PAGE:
One of Miyazaki’s parting gifts to his studio was a list of 50 recommended “children’s books” – although some of them, like Sherlock Holmes and The Three Musketeers are hardly childish. It’s this list, it seems, that is a working document for the studio’s swansong, with Marnie picked from it in order to regenerate a bit of the old Ghibli magic.

There have been a lot of tears shed over the shuttering of Studio Ghibli’s animation division, but true geeks should celebrate the boldness of the move. Do we really want Totoro II or Spirited Away Again? Instead of devolving into slapdash sequels, with the leading lights retiring, what better way to preserve its legacy by quitting while they’re ahead? But spare a thought for poor Hiromasa Yonebayashi, who was nominated for an Oscar for Marnie, but who is little-known or recognised in the anime world, having worked for a decade to keep someone else’s reputation alive.

Jonathan Clements is the author of Anime: A History. This article first appeared in Geeky Monkey #9, 2016.

The King Hippo

Japan’s “forgotten” anime mogul, Hiroshi Okawa

toei logoThe animator Yasuji Mori used to call Hiroshi Okawa (1896-1971) the King Hippo, describing him (albeit not to his face) as a distant, preoccupied man in a suit whose approach would strike fear into the hardest of section chiefs. If Okawa was coming to visit, even the boss would have a mop out.

“He was a pompous king,” wrote Mori in his memoirs, “and rarely spoke to us commoners. I did meet with him once when we’d finished work on Hakujaden. Me and [Akira] Daikuhara, who did the key art, were invited to his office, and he just said ‘thank you for your work’ in this high-pitched voice, like when a tape is played on fast-forward. And in the autumn of the year that Toei Animation was founded, there was a sports day for all the Toei employees and their families, and the animator team won first prize in the fancy dress. I went to collect the prize money, and he said to me ‘that was really funny’ in a way that showed he really didn’t think it was funny at all.”

07186_1Nobuyuki Tsugata’s new Japanese-language book, The Man Who Aimed For Disney – Hiroshi Okawa: The Forgotten Entrepreneur, labours under the weight of its two subtitles, both of them seemingly concocted less for the benefit of readers than to ensure that the right tags are in place for search engines. Tsugata regards such phrases as points to be considered rather than statements of fact, as well he might. I bristle, for example, at the suggestion that Okawa truly is “a forgotten entrepreneur.” Obscure he may be, but of the two English-language books that cover his era, Hu Tze-yue has five references to him in her index to Frames of Anime, and my own Anime: A History has eight. Moreover, Tsugata’s own publication record has made him the institutional memory of the anime industry – he’s pretty much the guy who decides who is forgotten and who is not, and if he’s written a book about you, it’s fair to say everyone in the field will know who you are.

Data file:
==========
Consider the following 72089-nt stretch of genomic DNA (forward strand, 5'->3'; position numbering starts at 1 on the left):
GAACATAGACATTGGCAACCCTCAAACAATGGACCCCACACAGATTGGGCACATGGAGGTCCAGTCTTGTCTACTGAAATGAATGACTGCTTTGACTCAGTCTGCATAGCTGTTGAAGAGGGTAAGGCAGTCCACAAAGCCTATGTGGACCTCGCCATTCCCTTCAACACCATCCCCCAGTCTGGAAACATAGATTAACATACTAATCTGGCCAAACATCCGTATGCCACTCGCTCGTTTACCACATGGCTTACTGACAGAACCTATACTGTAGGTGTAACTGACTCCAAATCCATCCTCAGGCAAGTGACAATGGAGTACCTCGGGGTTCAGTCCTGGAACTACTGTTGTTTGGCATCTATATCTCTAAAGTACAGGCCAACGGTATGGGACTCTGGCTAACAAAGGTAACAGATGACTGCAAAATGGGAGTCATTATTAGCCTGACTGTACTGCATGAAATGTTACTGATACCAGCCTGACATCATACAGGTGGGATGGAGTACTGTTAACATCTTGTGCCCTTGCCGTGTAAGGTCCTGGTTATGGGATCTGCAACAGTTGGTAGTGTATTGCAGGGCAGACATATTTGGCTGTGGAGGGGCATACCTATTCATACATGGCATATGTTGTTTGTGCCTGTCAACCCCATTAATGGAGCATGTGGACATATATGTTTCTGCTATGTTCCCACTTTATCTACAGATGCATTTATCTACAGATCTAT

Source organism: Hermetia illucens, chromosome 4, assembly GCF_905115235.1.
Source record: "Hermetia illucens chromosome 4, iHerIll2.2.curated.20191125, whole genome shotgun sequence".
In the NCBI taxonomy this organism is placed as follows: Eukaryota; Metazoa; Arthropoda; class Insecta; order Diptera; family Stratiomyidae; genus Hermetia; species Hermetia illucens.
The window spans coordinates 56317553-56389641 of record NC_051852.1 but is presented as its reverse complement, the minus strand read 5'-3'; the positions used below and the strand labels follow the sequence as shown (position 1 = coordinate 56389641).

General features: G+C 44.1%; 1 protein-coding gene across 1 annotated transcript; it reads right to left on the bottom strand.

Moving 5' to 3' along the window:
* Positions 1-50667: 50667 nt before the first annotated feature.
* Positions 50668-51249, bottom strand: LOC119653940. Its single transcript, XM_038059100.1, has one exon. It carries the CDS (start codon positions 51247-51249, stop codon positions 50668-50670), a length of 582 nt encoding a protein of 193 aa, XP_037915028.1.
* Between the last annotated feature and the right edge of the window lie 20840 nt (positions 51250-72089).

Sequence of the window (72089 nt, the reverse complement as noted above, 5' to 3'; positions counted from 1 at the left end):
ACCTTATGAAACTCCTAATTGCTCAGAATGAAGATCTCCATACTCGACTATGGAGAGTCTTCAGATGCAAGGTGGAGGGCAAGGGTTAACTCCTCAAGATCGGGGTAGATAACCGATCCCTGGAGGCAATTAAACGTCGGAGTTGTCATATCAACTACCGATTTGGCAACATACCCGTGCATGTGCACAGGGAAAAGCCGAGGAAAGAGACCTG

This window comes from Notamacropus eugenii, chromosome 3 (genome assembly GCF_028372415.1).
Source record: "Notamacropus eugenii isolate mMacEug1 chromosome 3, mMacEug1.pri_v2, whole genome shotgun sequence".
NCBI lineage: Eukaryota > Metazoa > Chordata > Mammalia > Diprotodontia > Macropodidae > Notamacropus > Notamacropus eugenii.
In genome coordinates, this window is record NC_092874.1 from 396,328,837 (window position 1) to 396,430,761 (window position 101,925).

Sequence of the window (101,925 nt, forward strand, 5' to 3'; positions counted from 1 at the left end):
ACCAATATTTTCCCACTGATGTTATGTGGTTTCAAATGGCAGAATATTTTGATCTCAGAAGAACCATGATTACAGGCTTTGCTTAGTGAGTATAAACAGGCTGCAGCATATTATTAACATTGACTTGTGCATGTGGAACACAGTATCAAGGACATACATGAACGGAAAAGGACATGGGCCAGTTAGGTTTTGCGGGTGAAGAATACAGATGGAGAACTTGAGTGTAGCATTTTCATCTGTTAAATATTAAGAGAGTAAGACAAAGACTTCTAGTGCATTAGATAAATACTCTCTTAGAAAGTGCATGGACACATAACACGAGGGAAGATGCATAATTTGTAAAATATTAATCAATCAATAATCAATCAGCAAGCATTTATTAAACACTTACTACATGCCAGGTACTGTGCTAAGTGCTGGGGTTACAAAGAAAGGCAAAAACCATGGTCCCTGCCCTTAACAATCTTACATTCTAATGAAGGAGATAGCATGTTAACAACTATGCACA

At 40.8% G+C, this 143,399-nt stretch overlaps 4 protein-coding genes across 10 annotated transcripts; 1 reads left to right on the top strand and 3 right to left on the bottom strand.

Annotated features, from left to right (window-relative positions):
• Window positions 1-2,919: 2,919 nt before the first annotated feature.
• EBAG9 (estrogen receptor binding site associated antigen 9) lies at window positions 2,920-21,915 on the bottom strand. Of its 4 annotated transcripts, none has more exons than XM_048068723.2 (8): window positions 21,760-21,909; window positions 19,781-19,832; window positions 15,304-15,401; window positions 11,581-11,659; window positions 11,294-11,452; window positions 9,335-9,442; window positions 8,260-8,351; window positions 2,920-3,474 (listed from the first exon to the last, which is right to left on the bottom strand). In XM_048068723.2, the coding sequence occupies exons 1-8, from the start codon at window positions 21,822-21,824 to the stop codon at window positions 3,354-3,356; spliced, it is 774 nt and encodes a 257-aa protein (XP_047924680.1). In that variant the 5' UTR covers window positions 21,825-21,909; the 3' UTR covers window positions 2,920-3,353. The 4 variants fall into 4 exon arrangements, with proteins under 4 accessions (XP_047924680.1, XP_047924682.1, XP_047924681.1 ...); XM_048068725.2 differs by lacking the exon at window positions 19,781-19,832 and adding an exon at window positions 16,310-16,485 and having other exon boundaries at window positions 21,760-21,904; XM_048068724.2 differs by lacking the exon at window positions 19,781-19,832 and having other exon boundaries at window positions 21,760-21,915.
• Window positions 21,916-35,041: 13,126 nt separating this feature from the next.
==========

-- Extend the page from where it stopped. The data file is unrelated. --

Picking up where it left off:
Okawa certainly aimed to be the “Japanese Disney”, and it’s this element of his career that has proved the most problematic in historical memory. That’s because, of course, the Astro Boy creator Osamu Tezuka also wanted to be known as the Japanese Disney, and the Tezuka estate has been far better at pushing its case. We might scoff today at such fervent auto-orientalism, but as Tsugata has argued in earlier books, while Tezuka did a marvellous job with public relations, Okawa has a valid claim to the crown from a business point of view.

After many years chronicling the world of animators and artists, Tsugata drags himself far from his comfort zone to talk about the life and times of an avowed Suit. He has no qualms, for example, about describing Okawa as “a film studio boss who knew nothing about films.” Okawa arrived at Toei Animation by the oddest of routes, starting his career as an accountant at the Ministry of Railways (“There was no man better with an abacus”), before being head-hunted to work for the Tokyo Rapid Electric Railway (Tokyu) corporation in 1942. He entered the post-war period as a middle-ranking executive at a company that was swiftly diversifying, pouring infrastructure profits into developing the first of those fantastic shopping malls that can be found at Japanese train stations. Don’t just get on the train home, stay and have dinner in a nice restaurant; do your shopping in our department store; catch a movie!

In 1946, Okawa found himself shunted over to a new role as the manager of a baseball team that Tokyu had somehow acquired. This moved him inexorably into the world of commodified entertainment, as he worked to turn baseball into more than just a run around the local park, but a media event that demanded merchandise, fixed sites, novelty food, and season tickets… Okawa became instrumental in the funding of the Pacific League, in which his team competed against a bunch of others, dragging fans around the country (by train, of course) to witness more matches.